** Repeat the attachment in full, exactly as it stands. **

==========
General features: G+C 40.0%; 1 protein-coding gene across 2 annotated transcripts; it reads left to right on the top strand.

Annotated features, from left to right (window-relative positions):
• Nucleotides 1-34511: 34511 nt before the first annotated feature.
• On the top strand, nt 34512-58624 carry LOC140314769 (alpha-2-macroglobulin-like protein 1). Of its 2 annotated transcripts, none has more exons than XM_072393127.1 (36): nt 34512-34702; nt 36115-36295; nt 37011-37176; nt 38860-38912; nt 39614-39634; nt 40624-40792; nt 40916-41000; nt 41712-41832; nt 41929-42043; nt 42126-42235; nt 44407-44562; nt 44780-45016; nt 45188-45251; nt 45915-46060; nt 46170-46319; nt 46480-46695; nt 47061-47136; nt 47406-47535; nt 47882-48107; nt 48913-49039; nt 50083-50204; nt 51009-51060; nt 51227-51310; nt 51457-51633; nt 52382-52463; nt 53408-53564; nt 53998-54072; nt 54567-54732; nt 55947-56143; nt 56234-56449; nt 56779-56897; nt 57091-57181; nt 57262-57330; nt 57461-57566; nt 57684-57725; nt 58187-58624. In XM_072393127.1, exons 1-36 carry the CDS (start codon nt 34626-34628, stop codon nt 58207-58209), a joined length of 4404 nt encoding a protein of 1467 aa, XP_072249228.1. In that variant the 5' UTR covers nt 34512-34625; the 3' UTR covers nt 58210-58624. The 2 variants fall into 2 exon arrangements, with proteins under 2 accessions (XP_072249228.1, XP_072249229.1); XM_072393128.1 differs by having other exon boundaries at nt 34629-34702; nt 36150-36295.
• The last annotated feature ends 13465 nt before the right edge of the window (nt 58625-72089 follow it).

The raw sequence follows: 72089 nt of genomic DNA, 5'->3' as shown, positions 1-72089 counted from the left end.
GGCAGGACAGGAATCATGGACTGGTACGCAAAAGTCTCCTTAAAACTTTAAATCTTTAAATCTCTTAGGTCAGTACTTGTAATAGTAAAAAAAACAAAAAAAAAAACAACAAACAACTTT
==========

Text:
General features: G+C 40.0%; 1 protein-coding gene across 2 annotated transcripts; it reads left to right on the top strand.

Annotated features, from left to right (window-relative positions):
• Nucleotides 1-34511: 34511 nt before the first annotated feature.
• On the top strand, nt 34512-58624 carry LOC140314769 (alpha-2-macroglobulin-like protein 1). Of its 2 annotated transcripts, none has more exons than XM_072393127.1 (36): nt 34512-34702; nt 36115-36295; nt 37011-37176; nt 38860-38912; nt 39614-39634; nt 40624-40792; nt 40916-41000; nt 41712-41832; nt 41929-42043; nt 42126-42235; nt 44407-44562; nt 44780-45016; nt 45188-45251; nt 45915-46060; nt 46170-46319; nt 46480-46695; nt 47061-47136; nt 47406-47535; nt 47882-48107; nt 48913-49039; nt 50083-50204; nt 51009-51060; nt 51227-51310; nt 51457-51633; nt 52382-52463; nt 53408-53564; nt 53998-54072; nt 54567-54732; nt 55947-56143; nt 56234-56449; nt 56779-56897; nt 57091-57181; nt 57262-57330; nt 57461-57566; nt 57684-57725; nt 58187-58624. In XM_072393127.1, exons 1-36 carry the CDS (start codon nt 34626-34628, stop codon nt 58207-58209), a joined length of 4404 nt encoding a protein of 1467 aa, XP_072249228.1. In that variant the 5' UTR covers nt 34512-34625; the 3' UTR covers nt 58210-58624. The 2 variants fall into 2 exon arrangements, with proteins under 2 accessions (XP_072249228.1, XP_072249229.1); XM_072393128.1 differs by having other exon boundaries at nt 34629-34702; nt 36150-36295.
• The last annotated feature ends 13465 nt before the right edge of the window (nt 58625-72089 follow it).

The raw sequence follows: 72089 nt of genomic DNA, 5'->3' as shown, positions 1-72089 counted from the left end.
GGCAGGACAGGAATCATGGACTGGTACGCAAAAGTCTCCTTAAAACTTTAAATCTTTAAATCTCTTAGGTCAGTACTTGTAATAGTAAAAAAAACAAAAAAAAAAACAACAAACAACTTT